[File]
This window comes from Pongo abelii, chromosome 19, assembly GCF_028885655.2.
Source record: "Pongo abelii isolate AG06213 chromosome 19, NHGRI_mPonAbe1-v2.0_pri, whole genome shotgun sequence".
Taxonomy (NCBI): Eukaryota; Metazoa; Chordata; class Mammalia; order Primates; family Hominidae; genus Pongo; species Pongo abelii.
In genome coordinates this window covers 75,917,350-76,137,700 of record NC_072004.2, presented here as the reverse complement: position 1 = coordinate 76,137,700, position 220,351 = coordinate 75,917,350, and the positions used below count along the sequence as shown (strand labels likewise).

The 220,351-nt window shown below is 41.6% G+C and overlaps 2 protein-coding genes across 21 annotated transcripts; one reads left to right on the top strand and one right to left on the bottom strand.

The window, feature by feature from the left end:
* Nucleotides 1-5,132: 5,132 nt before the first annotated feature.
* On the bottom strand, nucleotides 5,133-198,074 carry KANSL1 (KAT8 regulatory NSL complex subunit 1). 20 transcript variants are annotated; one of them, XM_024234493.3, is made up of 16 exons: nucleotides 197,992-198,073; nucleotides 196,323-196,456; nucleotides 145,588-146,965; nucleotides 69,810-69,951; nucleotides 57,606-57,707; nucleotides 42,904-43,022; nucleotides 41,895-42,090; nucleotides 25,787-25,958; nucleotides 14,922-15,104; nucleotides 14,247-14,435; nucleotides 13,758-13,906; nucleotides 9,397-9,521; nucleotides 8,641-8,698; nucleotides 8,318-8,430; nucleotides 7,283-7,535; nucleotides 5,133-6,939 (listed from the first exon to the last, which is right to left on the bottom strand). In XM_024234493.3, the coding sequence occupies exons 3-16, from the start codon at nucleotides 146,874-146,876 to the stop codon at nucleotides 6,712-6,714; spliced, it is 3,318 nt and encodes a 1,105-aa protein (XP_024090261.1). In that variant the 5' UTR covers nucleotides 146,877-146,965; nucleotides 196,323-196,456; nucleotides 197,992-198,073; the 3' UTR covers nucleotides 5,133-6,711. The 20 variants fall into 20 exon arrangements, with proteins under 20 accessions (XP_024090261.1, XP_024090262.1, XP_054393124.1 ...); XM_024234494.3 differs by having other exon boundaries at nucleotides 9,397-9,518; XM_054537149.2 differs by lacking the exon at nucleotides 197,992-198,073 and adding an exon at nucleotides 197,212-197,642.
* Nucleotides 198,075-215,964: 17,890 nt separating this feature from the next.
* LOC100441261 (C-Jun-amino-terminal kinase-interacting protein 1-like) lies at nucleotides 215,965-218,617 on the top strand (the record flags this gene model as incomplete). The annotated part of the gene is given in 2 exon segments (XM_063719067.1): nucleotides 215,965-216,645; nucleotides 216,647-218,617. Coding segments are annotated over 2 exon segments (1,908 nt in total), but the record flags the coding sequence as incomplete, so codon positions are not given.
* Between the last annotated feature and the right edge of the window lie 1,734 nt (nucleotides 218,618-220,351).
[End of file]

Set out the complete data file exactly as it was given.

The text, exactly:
This window comes from Pongo abelii, chromosome 19, assembly GCF_028885655.2.
Source record: "Pongo abelii isolate AG06213 chromosome 19, NHGRI_mPonAbe1-v2.0_pri, whole genome shotgun sequence".
Taxonomy (NCBI): Eukaryota; Metazoa; Chordata; class Mammalia; order Primates; family Hominidae; genus Pongo; species Pongo abelii.
In genome coordinates this window covers 75,917,350-76,137,700 of record NC_072004.2, presented here as the reverse complement: position 1 = coordinate 76,137,700, position 220,351 = coordinate 75,917,350, and the positions used below count along the sequence as shown (strand labels likewise).

The 220,351-nt window shown below is 41.6% G+C and overlaps 2 protein-coding genes across 21 annotated transcripts; one reads left to right on the top strand and one right to left on the bottom strand.

The window, feature by feature from the left end:
* Nucleotides 1-5,132: 5,132 nt before the first annotated feature.
* On the bottom strand, nucleotides 5,133-198,074 carry KANSL1 (KAT8 regulatory NSL complex subunit 1). 20 transcript variants are annotated; one of them, XM_024234493.3, is made up of 16 exons: nucleotides 197,992-198,073; nucleotides 196,323-196,456; nucleotides 145,588-146,965; nucleotides 69,810-69,951; nucleotides 57,606-57,707; nucleotides 42,904-43,022; nucleotides 41,895-42,090; nucleotides 25,787-25,958; nucleotides 14,922-15,104; nucleotides 14,247-14,435; nucleotides 13,758-13,906; nucleotides 9,397-9,521; nucleotides 8,641-8,698; nucleotides 8,318-8,430; nucleotides 7,283-7,535; nucleotides 5,133-6,939 (listed from the first exon to the last, which is right to left on the bottom strand). In XM_024234493.3, the coding sequence occupies exons 3-16, from the start codon at nucleotides 146,874-146,876 to the stop codon at nucleotides 6,712-6,714; spliced, it is 3,318 nt and encodes a 1,105-aa protein (XP_024090261.1). In that variant the 5' UTR covers nucleotides 146,877-146,965; nucleotides 196,323-196,456; nucleotides 197,992-198,073; the 3' UTR covers nucleotides 5,133-6,711. The 20 variants fall into 20 exon arrangements, with proteins under 20 accessions (XP_024090261.1, XP_024090262.1, XP_054393124.1 ...); XM_024234494.3 differs by having other exon boundaries at nucleotides 9,397-9,518; XM_054537149.2 differs by lacking the exon at nucleotides 197,992-198,073 and adding an exon at nucleotides 197,212-197,642.
* Nucleotides 198,075-215,964: 17,890 nt separating this feature from the next.
* LOC100441261 (C-Jun-amino-terminal kinase-interacting protein 1-like) lies at nucleotides 215,965-218,617 on the top strand (the record flags this gene model as incomplete). The annotated part of the gene is given in 2 exon segments (XM_063719067.1): nucleotides 215,965-216,645; nucleotides 216,647-218,617. Coding segments are annotated over 2 exon segments (1,908 nt in total), but the record flags the coding sequence as incomplete, so codon positions are not given.
* Between the last annotated feature and the right edge of the window lie 1,734 nt (nucleotides 218,618-220,351).